One of the first things I thought about when I found out I would be in Washington D.C. for the summer was Independence Day. What better place could there be to celebrate our nation’s 232nd birthday? The day was above and beyond anything I could have anticipated.
The week leading up to Independence Day was busy both at work and around the city. The streets and metro slowly started to fill beyond capacity as over 4 million visitors came flooding into Washington. Children toddled around with their parents, and the festive mood began slowly before encompassing the entire populace…I have never been anywhere that celebrated the Fourth of July to the extent that it was celebrated here, and it was wonderful!
My coworkers told me that I had to watch the fireworks and do all the “touristy” activities on the National Mall just once; if I decided to move here I would never face the hordes of people again, but the mall is something every Washingtonian must face. It might even be called a right of passage. With my coworkers’ words of wisdom telling me that I should avoid the metro at all costs resonating in my head, Kate and I set out to Independence Avenue to watch the annual Fourth of July parade as it journeyed through downtown D.C.
The parade featured various military bands, high school marching bands, acrobats, floats and ethnic groups from around the world all singing and dancing their way down Independence. Kate and I watched the parade as we walked down the sidewalk, squeezing our way between the families spilling over into the sidewalks. When the parade ended around noon, Kate and I decided that we had to celebrate the day properly by buying oversized pretzels from a street vendor—after all, pretzels are a truly American food, and we were celebrating the birth of America.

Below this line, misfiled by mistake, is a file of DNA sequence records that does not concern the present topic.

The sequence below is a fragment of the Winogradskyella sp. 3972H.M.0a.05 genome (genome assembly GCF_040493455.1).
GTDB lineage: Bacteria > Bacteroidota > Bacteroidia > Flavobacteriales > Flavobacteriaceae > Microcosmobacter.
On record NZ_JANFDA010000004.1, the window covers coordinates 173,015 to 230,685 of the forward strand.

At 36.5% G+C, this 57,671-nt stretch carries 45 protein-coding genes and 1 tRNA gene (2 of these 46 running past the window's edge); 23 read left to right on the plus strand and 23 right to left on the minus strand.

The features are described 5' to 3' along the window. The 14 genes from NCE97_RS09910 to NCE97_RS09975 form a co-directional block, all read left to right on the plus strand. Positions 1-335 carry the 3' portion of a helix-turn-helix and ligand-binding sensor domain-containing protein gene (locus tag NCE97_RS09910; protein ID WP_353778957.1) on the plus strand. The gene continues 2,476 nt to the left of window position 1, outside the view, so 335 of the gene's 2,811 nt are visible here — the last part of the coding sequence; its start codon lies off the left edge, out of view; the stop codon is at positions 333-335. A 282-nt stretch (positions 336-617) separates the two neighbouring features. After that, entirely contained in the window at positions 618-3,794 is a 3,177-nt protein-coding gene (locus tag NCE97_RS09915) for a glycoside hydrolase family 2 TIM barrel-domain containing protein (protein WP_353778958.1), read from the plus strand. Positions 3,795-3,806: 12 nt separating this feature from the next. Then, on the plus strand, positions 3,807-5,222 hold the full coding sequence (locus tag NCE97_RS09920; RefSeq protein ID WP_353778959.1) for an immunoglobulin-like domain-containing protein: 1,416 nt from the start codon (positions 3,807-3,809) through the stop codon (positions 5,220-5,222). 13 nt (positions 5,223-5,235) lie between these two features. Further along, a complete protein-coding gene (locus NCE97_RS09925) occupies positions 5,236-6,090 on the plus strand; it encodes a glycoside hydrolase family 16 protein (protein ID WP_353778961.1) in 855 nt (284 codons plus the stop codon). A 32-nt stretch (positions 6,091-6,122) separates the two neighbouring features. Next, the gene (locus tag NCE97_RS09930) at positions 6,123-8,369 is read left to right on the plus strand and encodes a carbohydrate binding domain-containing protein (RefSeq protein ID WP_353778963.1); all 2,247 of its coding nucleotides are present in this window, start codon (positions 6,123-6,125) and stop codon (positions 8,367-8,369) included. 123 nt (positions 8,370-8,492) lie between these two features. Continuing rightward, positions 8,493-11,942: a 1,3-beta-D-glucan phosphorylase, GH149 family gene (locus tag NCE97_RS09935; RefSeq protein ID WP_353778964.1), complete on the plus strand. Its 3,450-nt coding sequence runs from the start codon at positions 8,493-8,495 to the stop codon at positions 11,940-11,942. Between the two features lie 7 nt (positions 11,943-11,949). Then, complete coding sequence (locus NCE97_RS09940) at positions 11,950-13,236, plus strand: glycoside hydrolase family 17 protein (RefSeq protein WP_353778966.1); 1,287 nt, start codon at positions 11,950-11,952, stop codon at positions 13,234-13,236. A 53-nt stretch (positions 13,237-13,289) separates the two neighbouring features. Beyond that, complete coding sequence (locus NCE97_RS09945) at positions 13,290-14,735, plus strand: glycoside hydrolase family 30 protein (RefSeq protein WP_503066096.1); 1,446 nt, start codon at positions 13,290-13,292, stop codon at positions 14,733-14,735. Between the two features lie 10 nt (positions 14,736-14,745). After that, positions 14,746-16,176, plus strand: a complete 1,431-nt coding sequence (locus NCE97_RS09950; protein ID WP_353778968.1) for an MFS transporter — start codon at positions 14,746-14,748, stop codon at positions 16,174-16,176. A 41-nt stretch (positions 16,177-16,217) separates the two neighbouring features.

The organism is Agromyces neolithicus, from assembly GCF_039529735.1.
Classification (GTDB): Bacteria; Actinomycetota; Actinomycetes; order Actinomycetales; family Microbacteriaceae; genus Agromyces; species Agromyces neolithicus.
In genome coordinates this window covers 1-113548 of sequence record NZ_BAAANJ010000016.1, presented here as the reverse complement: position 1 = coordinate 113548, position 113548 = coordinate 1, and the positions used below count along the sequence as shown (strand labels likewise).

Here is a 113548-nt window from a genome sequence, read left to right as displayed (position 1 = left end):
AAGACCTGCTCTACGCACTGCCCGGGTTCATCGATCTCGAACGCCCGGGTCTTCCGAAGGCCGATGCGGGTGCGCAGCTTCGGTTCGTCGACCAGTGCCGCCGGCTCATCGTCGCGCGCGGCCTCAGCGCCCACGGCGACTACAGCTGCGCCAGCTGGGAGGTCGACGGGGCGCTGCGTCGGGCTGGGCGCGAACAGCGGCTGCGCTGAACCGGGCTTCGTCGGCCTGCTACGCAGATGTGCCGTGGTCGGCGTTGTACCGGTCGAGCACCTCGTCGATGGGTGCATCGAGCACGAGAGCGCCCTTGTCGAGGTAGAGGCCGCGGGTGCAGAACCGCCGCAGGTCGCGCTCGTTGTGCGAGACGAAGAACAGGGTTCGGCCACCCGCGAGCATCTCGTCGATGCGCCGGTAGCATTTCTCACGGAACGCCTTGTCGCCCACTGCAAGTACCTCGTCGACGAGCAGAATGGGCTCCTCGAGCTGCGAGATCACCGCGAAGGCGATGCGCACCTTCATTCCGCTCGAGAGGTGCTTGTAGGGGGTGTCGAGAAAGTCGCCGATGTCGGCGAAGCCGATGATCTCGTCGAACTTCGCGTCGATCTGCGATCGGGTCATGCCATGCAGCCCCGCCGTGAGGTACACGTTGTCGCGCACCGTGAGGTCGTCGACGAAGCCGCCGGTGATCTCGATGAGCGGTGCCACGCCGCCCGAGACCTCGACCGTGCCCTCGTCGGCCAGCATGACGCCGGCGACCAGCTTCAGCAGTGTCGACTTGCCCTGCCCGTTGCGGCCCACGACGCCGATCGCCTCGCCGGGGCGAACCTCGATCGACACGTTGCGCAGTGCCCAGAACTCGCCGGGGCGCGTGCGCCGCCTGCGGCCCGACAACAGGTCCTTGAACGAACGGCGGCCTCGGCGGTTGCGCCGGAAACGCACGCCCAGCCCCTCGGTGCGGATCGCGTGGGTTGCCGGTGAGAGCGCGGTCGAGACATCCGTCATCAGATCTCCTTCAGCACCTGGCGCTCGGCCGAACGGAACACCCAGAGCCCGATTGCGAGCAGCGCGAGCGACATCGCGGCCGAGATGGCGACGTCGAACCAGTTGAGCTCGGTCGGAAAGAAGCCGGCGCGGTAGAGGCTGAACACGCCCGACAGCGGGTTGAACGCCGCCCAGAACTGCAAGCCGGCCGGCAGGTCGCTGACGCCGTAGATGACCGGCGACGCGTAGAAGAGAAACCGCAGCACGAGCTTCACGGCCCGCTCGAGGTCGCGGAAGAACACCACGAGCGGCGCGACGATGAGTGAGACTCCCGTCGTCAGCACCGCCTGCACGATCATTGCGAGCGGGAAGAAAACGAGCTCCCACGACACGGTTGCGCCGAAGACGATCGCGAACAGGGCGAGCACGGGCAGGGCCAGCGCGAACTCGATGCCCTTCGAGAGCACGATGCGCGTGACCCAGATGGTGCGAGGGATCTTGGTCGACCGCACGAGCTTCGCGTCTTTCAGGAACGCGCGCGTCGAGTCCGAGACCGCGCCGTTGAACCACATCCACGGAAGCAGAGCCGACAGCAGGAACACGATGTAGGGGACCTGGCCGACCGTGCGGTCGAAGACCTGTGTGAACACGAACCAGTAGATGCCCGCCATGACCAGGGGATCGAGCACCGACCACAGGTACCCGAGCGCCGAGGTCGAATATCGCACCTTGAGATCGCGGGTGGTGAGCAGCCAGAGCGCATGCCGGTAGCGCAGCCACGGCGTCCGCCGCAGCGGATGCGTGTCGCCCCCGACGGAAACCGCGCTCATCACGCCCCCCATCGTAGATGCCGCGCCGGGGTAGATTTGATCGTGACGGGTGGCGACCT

By the time we finished our lunch, David had found us and we were ready to go into the National Gallery of Art and view the second of the two museum buildings—the East Wing. The art here is fantastic, although I must admit I’m still partial to the other building. The East Wing has more contemporary art, some I’ll confess I don’t quite understand. I recognized the names of artists like Andy Warhol and Picasso, which liberally line the walls of this three-story structure.
The three of us spent the entire day wandering around the gallery enjoying the cool air.—D.C. is absolutely sweltering in the summertime and any reprieve from the heat is welcome—and the paintings, drawings and statues. Emily and Linne met us at the gallery, and together we made our way from room to room. By the time the gallery closed at 5 p.m. we were ready to scout out a spot on the National Mall so we could watch the fireworks.
Lindsay’s family was in town this weekend, and they saved us seats on the steps of Lincoln Memorial. The view from the steps of Lincoln Memorial was spectacular. Unfortunately we had to get there almost three hours early. Even with people saving seats, the National Mall is teeming with people vying for the best vantage point. Our position was amazing. We were situated so that we could see not only the reflection pool and the George Washington Monument, but also the Capital building and the millions of people seated between wearing their patriotic red, white and blue.
Kate and I bought all the girls silly, patriotic hats during the parade which we wore and joked about as we waited for the fireworks.
While we were waiting it started pouring rain. Apparently, this is normal for D.C. It rains every year on the Fourth of July. Lindsay, Ashley, Kate, David and I constructed an umbrella tent in an attempt to save our selves from the rain. It didn’t work; the rain ran down the steps of the Memorial behind us, drenching our clothes. We were all soaked, but we spent the entire time joking and laughing. It’s times like that when you can’t help but laugh and ultimately enjoy yourself.
When the fireworks finally began amidst a slight drizzle, they were incredible. We all stared at the sky open-mouthed, awed by the magnificence of the spectacle above us. The fireworks ran for over half an hour, lighting the sky above the National Mall just above the George Washington Monument. The people sitting in the center of the National Mall heard an orchestra playing the 1812 Overture, which the fireworks were set to. Even without the accompanying music, we all had an amazing time.
After the display we made our way with the thousands of other people avoiding the metro back to Foggy Bottom and George Washington University. This was an incredible Independence Day.